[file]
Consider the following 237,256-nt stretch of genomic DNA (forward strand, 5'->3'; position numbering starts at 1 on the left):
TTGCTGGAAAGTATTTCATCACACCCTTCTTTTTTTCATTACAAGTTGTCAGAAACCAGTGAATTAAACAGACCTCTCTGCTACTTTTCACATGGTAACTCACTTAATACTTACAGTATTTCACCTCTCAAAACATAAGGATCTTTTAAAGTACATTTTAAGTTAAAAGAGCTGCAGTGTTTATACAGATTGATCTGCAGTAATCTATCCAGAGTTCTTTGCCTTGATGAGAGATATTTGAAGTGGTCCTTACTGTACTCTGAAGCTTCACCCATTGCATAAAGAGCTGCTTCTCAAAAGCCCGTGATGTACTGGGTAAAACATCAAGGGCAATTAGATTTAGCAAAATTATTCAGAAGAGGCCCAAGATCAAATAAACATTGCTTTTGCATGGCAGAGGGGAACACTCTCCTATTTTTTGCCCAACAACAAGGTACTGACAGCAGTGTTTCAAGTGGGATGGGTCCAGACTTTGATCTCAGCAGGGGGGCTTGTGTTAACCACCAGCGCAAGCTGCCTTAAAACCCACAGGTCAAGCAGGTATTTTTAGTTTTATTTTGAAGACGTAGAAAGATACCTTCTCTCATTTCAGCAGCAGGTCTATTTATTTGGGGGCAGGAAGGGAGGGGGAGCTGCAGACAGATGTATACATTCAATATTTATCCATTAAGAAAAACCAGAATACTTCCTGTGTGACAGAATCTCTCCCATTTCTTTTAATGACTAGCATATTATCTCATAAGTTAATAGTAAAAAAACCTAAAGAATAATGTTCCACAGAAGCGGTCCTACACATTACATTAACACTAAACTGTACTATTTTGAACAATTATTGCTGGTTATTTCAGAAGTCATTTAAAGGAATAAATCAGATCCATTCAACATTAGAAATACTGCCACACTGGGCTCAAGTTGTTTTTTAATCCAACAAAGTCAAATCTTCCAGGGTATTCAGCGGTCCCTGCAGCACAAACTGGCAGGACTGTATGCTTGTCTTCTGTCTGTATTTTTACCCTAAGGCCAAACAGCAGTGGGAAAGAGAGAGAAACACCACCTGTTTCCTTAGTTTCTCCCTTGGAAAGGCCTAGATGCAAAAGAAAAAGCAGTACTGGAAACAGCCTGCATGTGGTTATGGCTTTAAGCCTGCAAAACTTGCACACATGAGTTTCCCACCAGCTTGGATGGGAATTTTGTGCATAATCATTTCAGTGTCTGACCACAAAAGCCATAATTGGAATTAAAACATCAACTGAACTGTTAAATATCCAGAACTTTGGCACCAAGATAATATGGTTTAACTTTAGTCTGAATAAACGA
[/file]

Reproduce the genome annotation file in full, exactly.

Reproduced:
Consider the following 237,256-nt stretch of genomic DNA (forward strand, 5'->3'; position numbering starts at 1 on the left):
TTGCTGGAAAGTATTTCATCACACCCTTCTTTTTTTCATTACAAGTTGTCAGAAACCAGTGAATTAAACAGACCTCTCTGCTACTTTTCACATGGTAACTCACTTAATACTTACAGTATTTCACCTCTCAAAACATAAGGATCTTTTAAAGTACATTTTAAGTTAAAAGAGCTGCAGTGTTTATACAGATTGATCTGCAGTAATCTATCCAGAGTTCTTTGCCTTGATGAGAGATATTTGAAGTGGTCCTTACTGTACTCTGAAGCTTCACCCATTGCATAAAGAGCTGCTTCTCAAAAGCCCGTGATGTACTGGGTAAAACATCAAGGGCAATTAGATTTAGCAAAATTATTCAGAAGAGGCCCAAGATCAAATAAACATTGCTTTTGCATGGCAGAGGGGAACACTCTCCTATTTTTTGCCCAACAACAAGGTACTGACAGCAGTGTTTCAAGTGGGATGGGTCCAGACTTTGATCTCAGCAGGGGGGCTTGTGTTAACCACCAGCGCAAGCTGCCTTAAAACCCACAGGTCAAGCAGGTATTTTTAGTTTTATTTTGAAGACGTAGAAAGATACCTTCTCTCATTTCAGCAGCAGGTCTATTTATTTGGGGGCAGGAAGGGAGGGGGAGCTGCAGACAGATGTATACATTCAATATTTATCCATTAAGAAAAACCAGAATACTTCCTGTGTGACAGAATCTCTCCCATTTCTTTTAATGACTAGCATATTATCTCATAAGTTAATAGTAAAAAAACCTAAAGAATAATGTTCCACAGAAGCGGTCCTACACATTACATTAACACTAAACTGTACTATTTTGAACAATTATTGCTGGTTATTTCAGAAGTCATTTAAAGGAATAAATCAGATCCATTCAACATTAGAAATACTGCCACACTGGGCTCAAGTTGTTTTTTAATCCAACAAAGTCAAATCTTCCAGGGTATTCAGCGGTCCCTGCAGCACAAACTGGCAGGACTGTATGCTTGTCTTCTGTCTGTATTTTTACCCTAAGGCCAAACAGCAGTGGGAAAGAGAGAGAAACACCACCTGTTTCCTTAGTTTCTCCCTTGGAAAGGCCTAGATGCAAAAGAAAAAGCAGTACTGGAAACAGCCTGCATGTGGTTATGGCTTTAAGCCTGCAAAACTTGCACACATGAGTTTCCCACCAGCTTGGATGGGAATTTTGTGCATAATCATTTCAGTGTCTGACCACAAAAGCCATAATTGGAATTAAAACATCAACTGAACTGTTAAATATCCAGAACTTTGGCACCAAGATAATATGGTTTAACTTTAGTCTGAATAAACGA